Color refers to the presence of any noticeable hue within a diamond. The Gemological Institute of America (GIA) grades diamond color on a scale from D (colorless) to Z (light yellow or brown). The closer a diamond is to being colorless, the more valuable it is considered, as the absence of color allows for maximum light reflection and refraction.
Clarity assesses the presence and visibility of internal and external characteristics, commonly known as inclusions and blemishes. The higher the clarity grade, the fewer and less visible the inclusions and blemishes, resulting in a more valuable and visually appealing diamond.
Carat refers to the weight of a diamond. A “carat” is a unit of measurement where one carat is equal to 200 milligrams. As the carat weight increases, so does the size and overall value of the diamond, with larger diamonds being more rare.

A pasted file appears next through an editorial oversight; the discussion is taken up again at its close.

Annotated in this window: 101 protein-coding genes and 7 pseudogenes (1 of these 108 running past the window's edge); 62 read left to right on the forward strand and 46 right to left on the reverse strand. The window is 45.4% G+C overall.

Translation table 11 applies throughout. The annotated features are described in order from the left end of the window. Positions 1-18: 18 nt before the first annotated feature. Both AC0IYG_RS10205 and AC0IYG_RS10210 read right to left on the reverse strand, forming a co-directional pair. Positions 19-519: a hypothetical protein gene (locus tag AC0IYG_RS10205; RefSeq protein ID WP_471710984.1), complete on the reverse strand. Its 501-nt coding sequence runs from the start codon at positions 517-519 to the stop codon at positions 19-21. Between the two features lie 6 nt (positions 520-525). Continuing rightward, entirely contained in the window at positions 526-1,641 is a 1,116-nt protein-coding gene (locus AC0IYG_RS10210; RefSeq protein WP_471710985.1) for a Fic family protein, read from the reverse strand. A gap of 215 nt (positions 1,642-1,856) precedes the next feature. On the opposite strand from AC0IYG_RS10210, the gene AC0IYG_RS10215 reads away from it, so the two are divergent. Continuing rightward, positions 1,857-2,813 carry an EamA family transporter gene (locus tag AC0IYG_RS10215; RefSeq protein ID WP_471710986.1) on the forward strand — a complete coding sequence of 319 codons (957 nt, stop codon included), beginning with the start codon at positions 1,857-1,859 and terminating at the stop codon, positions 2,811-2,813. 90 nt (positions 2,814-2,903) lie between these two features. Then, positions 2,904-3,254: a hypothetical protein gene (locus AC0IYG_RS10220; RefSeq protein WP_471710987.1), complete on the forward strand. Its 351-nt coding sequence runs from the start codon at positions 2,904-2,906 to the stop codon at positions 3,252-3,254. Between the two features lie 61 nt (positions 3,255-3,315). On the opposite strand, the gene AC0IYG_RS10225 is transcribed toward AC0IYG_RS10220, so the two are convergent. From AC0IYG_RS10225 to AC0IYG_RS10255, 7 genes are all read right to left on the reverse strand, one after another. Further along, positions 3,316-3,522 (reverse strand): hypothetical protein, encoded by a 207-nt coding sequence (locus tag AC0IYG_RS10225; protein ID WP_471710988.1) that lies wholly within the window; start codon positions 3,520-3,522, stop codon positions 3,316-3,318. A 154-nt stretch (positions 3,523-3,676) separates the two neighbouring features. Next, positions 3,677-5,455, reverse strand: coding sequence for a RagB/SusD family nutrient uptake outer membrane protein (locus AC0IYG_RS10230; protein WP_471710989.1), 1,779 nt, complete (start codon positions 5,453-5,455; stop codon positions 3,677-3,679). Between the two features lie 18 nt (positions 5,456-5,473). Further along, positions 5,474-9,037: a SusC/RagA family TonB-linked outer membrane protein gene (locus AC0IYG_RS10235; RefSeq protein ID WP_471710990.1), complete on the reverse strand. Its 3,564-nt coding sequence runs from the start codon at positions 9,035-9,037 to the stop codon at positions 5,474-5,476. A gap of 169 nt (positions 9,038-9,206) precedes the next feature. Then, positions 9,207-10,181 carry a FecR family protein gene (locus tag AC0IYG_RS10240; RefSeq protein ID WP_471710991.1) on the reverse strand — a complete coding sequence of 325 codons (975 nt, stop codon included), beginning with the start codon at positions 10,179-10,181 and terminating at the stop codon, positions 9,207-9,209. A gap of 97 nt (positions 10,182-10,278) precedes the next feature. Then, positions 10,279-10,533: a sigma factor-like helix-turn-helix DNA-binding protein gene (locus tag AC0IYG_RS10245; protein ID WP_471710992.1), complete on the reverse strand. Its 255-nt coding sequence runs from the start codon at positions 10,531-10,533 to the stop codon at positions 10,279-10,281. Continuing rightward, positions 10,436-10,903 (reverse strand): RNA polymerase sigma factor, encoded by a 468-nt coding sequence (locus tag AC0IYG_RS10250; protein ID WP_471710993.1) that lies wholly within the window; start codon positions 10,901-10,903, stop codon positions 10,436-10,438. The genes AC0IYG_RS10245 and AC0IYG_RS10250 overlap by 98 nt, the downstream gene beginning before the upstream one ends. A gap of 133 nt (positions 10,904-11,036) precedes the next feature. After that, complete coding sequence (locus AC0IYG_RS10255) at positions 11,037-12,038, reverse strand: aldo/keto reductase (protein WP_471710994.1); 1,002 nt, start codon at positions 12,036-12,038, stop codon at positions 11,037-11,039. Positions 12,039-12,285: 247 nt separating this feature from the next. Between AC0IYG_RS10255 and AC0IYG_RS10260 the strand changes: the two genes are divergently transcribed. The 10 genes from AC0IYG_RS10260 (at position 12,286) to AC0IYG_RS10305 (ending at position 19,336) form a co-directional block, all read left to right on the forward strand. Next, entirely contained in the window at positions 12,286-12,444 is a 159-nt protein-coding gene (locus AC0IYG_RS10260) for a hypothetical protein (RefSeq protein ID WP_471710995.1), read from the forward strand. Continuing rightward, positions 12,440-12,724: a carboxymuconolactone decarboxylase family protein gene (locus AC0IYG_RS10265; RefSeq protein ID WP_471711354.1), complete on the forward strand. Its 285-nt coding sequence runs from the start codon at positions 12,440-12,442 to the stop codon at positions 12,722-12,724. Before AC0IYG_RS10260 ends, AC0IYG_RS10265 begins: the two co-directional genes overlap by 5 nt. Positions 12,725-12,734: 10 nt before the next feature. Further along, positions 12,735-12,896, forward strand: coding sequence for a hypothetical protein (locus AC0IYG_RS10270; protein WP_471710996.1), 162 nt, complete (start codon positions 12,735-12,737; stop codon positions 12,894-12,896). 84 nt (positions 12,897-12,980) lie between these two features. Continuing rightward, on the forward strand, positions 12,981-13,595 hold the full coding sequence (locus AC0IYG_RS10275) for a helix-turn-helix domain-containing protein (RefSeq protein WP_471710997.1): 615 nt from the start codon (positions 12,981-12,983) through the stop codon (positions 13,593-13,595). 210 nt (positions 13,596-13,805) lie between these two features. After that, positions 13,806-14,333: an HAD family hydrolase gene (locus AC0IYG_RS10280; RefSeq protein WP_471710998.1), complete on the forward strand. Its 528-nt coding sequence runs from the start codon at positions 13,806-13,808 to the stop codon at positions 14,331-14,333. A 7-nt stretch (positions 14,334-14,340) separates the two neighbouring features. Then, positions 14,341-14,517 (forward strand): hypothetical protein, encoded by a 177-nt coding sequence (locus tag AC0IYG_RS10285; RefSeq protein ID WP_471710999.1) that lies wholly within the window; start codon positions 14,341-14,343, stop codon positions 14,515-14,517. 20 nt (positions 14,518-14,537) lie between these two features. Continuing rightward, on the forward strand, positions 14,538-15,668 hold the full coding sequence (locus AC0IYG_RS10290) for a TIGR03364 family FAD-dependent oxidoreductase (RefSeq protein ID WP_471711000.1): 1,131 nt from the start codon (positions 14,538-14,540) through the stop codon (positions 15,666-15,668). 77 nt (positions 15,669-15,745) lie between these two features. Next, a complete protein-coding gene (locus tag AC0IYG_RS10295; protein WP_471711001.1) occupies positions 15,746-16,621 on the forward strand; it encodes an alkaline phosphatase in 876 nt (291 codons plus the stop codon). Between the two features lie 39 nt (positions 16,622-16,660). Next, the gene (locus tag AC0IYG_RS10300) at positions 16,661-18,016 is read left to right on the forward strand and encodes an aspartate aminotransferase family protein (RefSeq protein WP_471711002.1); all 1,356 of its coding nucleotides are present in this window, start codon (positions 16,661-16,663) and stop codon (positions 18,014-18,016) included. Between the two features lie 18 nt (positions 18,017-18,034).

Cut refers to the way a diamond's facets and angles are crafted, influencing its brilliance, sparkle, and overall beauty. The cut is a crucial factor in determining a diamond's visual appeal and value. A well-cut diamond reflects and refracts light in a way that maximizes its brilliance and fire, while a poorly cut diamond may appear dull or lackluster.
Please note: Only Round diamonds are assigned a “Cut” grade by GIA